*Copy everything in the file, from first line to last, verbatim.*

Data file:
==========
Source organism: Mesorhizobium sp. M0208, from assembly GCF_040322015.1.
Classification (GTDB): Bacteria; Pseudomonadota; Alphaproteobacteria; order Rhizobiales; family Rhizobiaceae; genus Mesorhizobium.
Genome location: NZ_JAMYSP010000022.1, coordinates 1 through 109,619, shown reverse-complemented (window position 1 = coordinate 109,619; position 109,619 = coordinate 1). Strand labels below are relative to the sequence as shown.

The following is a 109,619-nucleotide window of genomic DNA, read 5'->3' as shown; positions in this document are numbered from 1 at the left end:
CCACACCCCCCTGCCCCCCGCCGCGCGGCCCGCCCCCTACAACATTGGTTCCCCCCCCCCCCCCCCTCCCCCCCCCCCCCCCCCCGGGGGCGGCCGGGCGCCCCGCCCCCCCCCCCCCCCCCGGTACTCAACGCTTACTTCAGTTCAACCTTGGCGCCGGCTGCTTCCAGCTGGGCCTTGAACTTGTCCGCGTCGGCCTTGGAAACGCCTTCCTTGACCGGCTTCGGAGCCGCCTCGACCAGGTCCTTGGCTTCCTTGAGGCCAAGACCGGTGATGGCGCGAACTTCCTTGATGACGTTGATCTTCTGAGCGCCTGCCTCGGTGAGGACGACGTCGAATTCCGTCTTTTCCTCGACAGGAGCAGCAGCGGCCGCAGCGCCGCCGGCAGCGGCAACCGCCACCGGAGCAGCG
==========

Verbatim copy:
Source organism: Mesorhizobium sp. M0208, from assembly GCF_040322015.1.
Classification (GTDB): Bacteria; Pseudomonadota; Alphaproteobacteria; order Rhizobiales; family Rhizobiaceae; genus Mesorhizobium.
Genome location: NZ_JAMYSP010000022.1, coordinates 1 through 109,619, shown reverse-complemented (window position 1 = coordinate 109,619; position 109,619 = coordinate 1). Strand labels below are relative to the sequence as shown.

The following is a 109,619-nucleotide window of genomic DNA, read 5'->3' as shown; positions in this document are numbered from 1 at the left end:
CCACACCCCCCTGCCCCCCGCCGCGCGGCCCGCCCCCTACAACATTGGTTCCCCCCCCCCCCCCCCTCCCCCCCCCCCCCCCCCCGGGGGCGGCCGGGCGCCCCGCCCCCCCCCCCCCCCCCGGTACTCAACGCTTACTTCAGTTCAACCTTGGCGCCGGCTGCTTCCAGCTGGGCCTTGAACTTGTCCGCGTCGGCCTTGGAAACGCCTTCCTTGACCGGCTTCGGAGCCGCCTCGACCAGGTCCTTGGCTTCCTTGAGGCCAAGACCGGTGATGGCGCGAACTTCCTTGATGACGTTGATCTTCTGAGCGCCTGCCTCGGTGAGGACGACGTCGAATTCCGTCTTTTCCTCGACAGGAGCAGCAGCGGCCGCAGCGCCGCCGGCAGCGGCAACCGCCACCGGAGCAGCG